NXP Semiconductor has developed a postage stamp-sized single integrated radar chip designed to replace the ultrasonic radar traditionally used in emergency braking and other advanced vehicle safety systems found in today’s cars. Shrinking the radar while increasing its power will lower the cost of advanced driver assistance systems. This drops the cost of self-driving cars, which could help accelerate efforts by companies like Google and Ford that are working on fully autonomous vehicles.
The semiconductor company, which announced the new product today in the lead up to the global consumer technology event CES, says it built the fully integrated 77 gigahertz chip to drive the adoption of advanced driver assistance systems and pave the way for self-driving cars. Google engineers are already testing the chip in its self-driving cars, NXP (NXPI) says. The company says other unnamed major automakers are testing the radar chip as well.
The radar chips will go into production in 2018 and show up in cars by 2019, according to Lars Regers, chief technology officer for NXP’s automotive division.
Vehicles with advanced driver assistance systems require radar to capture data about the surrounding environment. NXP’s single radar chip can send and receive data, while using 40 percent less power than conventional radar used in advanced driver assistance systems (ADAS), according to the company. The chips are small enough that they can be grouped in clusters around the car to provide a 360-degree view without altering the aesthetics of the vehicle’s design. The self-driving car prototype developed by Google (GOOG) has a rounded cap on the top of the car containing lasers, radars, and cameras to give it a complete view. It does the job, but it’s hardly invisible. NXP’s radar chips are small enough that they wouldn’t be seen.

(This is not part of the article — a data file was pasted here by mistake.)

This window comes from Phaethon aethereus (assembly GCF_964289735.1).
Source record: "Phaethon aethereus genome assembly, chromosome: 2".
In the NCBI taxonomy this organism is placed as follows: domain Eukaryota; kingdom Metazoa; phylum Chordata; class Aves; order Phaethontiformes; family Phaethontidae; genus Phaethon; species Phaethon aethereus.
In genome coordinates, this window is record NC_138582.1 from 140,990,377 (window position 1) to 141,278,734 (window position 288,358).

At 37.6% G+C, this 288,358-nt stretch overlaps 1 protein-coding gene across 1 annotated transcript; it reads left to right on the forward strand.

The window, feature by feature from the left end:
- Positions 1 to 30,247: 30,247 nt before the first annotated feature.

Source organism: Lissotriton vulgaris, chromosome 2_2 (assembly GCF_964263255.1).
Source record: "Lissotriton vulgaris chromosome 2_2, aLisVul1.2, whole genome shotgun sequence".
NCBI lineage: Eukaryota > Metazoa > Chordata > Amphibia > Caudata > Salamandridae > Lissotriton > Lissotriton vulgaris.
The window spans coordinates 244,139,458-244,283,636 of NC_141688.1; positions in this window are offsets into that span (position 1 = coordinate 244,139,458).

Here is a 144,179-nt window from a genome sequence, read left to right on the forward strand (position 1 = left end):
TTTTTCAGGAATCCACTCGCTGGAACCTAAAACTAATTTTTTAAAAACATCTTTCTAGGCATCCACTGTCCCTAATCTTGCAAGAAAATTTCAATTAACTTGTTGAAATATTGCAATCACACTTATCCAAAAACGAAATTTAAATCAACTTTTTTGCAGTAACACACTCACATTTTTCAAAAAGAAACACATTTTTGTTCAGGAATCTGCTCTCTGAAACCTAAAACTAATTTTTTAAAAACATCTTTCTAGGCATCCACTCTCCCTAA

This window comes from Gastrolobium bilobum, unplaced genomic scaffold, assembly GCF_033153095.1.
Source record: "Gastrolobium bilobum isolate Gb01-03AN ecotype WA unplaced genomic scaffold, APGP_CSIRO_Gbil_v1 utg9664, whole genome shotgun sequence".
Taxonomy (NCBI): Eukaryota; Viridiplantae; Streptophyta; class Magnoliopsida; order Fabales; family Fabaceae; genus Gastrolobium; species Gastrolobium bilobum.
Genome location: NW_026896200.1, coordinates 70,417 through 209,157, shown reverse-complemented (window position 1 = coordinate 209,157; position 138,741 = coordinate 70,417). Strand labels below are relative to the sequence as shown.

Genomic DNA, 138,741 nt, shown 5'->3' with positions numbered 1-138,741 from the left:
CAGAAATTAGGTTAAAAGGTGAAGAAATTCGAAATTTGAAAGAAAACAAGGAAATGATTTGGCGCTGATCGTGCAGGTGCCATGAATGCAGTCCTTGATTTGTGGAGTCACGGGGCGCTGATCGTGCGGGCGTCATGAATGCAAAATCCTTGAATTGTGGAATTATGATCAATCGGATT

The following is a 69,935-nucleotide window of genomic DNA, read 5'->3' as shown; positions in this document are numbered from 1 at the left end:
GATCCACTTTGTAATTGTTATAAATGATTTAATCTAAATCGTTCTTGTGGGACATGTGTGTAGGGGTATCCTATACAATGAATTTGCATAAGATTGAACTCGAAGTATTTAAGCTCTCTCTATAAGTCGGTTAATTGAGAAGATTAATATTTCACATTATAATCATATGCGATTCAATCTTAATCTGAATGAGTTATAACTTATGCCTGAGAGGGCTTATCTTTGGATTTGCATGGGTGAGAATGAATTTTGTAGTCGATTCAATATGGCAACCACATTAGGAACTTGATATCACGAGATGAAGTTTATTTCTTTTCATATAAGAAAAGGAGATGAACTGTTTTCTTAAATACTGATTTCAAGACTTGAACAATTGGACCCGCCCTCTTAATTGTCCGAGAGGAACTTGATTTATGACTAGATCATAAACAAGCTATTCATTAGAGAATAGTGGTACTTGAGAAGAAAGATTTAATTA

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If automakers adopt NXP’s product it could push out ultrasonic radar systems used in emergency braking, adaptive cruise control, blind-spot monitoring, cross-traffic alert, and automated-parking. It’s a potentially huge market opportunity for NXP. IHS Research estimates radar-based ADAS will increase 23% year-on-year to reach 50 million radar sensors by 2021.
NXP, thanks to its recent $12 billion merger with Freescale Semiconductor, is already a leading supplier to the automotive market. NXP’s new product is cheaper to produce because it’s made using traditional chip manufacturing and materials rather than something more exotic like some of Freescale’s silicon-germanium radar chips. That doesn’t mean this CMOS chip will replace its other products, Regers told Fortune. “This is just a portfolio extension,” he says.
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NXP’s strategy is to target the entire market: self-driving cars and the higher-volume advanced driver assistance systems category. And Reger believes the company has a good shot at achieving both because radar chip’s size and greater functionality can reduce the total system cost for automakers. NXP did not release pricing information on the radar chip.